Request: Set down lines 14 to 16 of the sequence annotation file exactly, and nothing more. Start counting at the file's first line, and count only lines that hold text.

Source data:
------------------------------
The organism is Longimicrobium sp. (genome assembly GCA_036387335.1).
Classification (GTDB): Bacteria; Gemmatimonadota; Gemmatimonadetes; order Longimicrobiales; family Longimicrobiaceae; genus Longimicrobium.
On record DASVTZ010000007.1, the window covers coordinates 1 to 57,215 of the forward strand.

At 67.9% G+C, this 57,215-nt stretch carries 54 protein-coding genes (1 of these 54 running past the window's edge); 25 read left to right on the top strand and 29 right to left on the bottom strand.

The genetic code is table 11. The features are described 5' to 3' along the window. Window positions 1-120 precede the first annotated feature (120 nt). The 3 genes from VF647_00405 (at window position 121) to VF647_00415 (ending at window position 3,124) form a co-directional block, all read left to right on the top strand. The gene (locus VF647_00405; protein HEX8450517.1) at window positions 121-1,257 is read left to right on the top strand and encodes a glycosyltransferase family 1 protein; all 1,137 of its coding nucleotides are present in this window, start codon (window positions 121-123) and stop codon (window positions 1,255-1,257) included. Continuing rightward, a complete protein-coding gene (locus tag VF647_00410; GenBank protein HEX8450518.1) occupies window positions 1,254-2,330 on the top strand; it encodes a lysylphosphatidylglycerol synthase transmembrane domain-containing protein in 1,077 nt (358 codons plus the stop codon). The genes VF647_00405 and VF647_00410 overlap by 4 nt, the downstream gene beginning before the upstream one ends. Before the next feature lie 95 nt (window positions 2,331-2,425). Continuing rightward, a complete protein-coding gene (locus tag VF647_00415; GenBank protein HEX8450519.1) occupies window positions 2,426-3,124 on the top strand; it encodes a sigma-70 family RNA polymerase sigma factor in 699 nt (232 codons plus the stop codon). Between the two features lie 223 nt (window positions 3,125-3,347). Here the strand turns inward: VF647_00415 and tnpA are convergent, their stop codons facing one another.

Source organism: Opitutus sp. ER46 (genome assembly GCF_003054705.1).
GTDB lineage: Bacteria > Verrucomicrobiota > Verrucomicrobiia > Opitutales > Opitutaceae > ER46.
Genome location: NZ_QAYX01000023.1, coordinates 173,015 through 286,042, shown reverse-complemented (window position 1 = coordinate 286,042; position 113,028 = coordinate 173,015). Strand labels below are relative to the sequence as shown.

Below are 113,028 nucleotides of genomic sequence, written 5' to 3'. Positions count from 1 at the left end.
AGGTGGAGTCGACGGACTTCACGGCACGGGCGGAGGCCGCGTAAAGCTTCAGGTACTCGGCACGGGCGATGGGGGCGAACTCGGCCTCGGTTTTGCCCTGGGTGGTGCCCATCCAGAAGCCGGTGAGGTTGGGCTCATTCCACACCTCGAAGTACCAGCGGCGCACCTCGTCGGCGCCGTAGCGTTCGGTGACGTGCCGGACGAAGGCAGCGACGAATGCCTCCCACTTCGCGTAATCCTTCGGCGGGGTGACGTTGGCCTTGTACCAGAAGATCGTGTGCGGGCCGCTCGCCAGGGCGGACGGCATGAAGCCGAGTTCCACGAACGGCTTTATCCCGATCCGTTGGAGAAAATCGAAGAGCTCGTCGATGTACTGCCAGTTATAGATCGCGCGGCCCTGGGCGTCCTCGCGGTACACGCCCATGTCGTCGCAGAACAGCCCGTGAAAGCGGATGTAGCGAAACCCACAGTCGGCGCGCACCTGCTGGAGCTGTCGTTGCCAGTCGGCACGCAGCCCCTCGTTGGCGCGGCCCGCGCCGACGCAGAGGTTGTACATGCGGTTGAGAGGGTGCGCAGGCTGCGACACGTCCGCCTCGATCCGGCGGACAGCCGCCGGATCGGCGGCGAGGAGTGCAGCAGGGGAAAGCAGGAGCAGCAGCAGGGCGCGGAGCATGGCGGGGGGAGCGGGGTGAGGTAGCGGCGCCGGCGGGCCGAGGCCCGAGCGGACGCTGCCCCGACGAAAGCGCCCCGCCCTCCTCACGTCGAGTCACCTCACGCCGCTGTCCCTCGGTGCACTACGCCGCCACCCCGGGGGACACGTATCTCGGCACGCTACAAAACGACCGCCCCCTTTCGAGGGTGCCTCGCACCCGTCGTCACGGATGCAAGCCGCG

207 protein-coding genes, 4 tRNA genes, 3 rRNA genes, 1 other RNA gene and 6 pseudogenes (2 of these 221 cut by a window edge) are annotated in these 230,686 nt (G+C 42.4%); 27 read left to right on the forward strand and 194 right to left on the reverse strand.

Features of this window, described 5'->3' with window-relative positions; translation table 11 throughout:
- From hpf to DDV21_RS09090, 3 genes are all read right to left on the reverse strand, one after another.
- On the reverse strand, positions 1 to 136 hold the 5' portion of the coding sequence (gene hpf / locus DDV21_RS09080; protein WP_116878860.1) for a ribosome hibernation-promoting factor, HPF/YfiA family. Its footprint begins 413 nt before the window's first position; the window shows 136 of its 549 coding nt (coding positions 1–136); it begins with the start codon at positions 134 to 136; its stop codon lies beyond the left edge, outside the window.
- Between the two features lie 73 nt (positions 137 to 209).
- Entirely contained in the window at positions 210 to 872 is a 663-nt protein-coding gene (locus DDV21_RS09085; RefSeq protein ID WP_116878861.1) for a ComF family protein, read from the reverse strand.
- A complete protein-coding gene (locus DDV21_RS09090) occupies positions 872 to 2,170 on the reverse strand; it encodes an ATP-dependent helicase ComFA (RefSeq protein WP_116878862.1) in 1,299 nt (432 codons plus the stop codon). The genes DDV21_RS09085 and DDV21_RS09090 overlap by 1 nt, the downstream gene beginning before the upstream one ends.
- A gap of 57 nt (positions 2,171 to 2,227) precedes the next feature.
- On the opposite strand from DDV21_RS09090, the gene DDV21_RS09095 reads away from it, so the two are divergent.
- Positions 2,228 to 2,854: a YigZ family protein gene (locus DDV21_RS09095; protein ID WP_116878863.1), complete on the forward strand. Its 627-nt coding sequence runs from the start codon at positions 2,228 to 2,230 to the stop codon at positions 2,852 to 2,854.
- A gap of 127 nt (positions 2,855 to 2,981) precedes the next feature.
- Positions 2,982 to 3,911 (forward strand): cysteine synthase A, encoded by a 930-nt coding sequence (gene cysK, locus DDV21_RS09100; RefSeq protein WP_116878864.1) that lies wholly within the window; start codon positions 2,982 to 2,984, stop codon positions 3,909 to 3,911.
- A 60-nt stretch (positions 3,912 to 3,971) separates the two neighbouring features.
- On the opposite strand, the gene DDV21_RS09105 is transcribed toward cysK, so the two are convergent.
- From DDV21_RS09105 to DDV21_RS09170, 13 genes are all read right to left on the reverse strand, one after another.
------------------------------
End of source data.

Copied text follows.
- On the reverse strand, positions 1 to 136 hold the 5' portion of the coding sequence (gene hpf / locus DDV21_RS09080; protein WP_116878860.1) for a ribosome hibernation-promoting factor, HPF/YfiA family. Its footprint begins 413 nt before the window's first position; the window shows 136 of its 549 coding nt (coding positions 1–136); it begins with the start codon at positions 134 to 136; its stop codon lies beyond the left edge, outside the window.
- Between the two features lie 73 nt (positions 137 to 209).
- Entirely contained in the window at positions 210 to 872 is a 663-nt protein-coding gene (locus DDV21_RS09085; RefSeq protein ID WP_116878861.1) for a ComF family protein, read from the reverse strand.